As you may be aware, CAFOD Westminster’s own Tony Sheen is currently on a pilgrimage to El Salvador with the Romero Trust. Here is his latest update on his experience:
“Tuesday 12th November
The rest of our pilgrims from the north of England arrived in the night, including Fr Jim O’Keefe and CAFOD Colleagues Rosa Trelfa and Anne Wilson. After a lovely Salvdoran breakfast of fried plantains, beans and rice, we headed off for a lovely morning prayer in the beautiful chapel. The liturgy was prepared by Martin Predergast and Sylvia Lucas from St Joseph’s parish, Bunhill Row, near the Barbican. We all take turns to introduce ourselves and share what brought us here and our expectations.
Morning visit to the Chapel at the Divine Providence Cancer Hospital
We head off by coach to the Hospital de la Divina Providencia. This is where Archbishop Oscar Romero was assassinated while celebrating Mass on Monday, 24th March 1980. This was also his simple, modest living quarters where he lived in the grounds of the cancer hospital for three years while Archbishop. The cancer hospital is run by the Carmelite Sisters for the poor of the city who have no health insurance, and is very much a hospice.
As we sat in the hospital chapel, Julian retold the story of Archbishop Oscar Romero’s final days and Mass in the very place where he was shot 34 years ago. The chapel remains pretty unchanged since his death.
Every Sunday Romero’s homilies were broadcast on the radio and listened to across the country. The country was on the very brink of civil war and Romero was preaching regularly that it was not God’s will for the poor to be poor and face injustice, as it says in Luke: “He has sent me to bring the good news to the poor.”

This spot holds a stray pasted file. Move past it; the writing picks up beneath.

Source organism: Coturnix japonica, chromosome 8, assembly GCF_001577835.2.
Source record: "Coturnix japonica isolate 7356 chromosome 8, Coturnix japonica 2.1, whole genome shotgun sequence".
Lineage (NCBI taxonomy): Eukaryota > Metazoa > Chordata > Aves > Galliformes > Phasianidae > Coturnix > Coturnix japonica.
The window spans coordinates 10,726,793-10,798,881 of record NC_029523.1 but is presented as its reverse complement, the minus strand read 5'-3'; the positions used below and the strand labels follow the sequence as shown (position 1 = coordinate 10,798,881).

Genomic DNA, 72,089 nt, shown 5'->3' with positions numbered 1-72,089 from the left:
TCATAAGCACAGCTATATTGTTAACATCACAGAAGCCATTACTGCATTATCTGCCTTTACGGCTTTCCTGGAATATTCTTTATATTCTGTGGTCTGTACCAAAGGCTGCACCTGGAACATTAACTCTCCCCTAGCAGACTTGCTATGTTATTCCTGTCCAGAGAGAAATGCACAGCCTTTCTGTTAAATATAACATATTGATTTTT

The day before Romero died he preached in the cathedral what many believed to be an announcement of his own death sentence. During his homily he called on the Salvadoran army to “Lay down their arms and listen to the voice of God.”
The next evening he celebrated the 6pm Mass on Monday, 24th March 1980 in the Hospital de la Divina Providencia in memory of an assassinated journalist with a congregation of 25 people. During the Mass, Romero read the gospel from St John about “Unless a grain of wheat shall fall upon the ground and die it remains just a single grain; but if it dies, it bears much fruit.”
After the homily at approximately 6.25pm, as Romero offered the gifts, a gunman pulled up at the back of the church in an unmarked car. Romero saw him take aim and fire, but didn’t call out so as not to endanger the congregation. A religious sister was recording the Mass, so there is actually a recording of the moment Romero was martyred, which Julian played to us all in the chapel. We then celebrated Mass in the very same Chapel.
Oscar Romero’s simple living quarters
Perhaps it’s no surprise that Romero decided not to live in a bishop’s palace next to the cathedral, but instead in a simple room in the grounds of the Carmelite cancer hospital next to the poor and sick.
Lunch with the Carmelite sisters, who lived alongside Romero
We then had lunch and a talk from Sister Maria Julio, a Carmelite sister whose order live and work beside the poor in the divine providence hospital. They provide care for the sick and dying who have no health insurance. The hospital is supported by donations from organisations such as the Romero Trust.”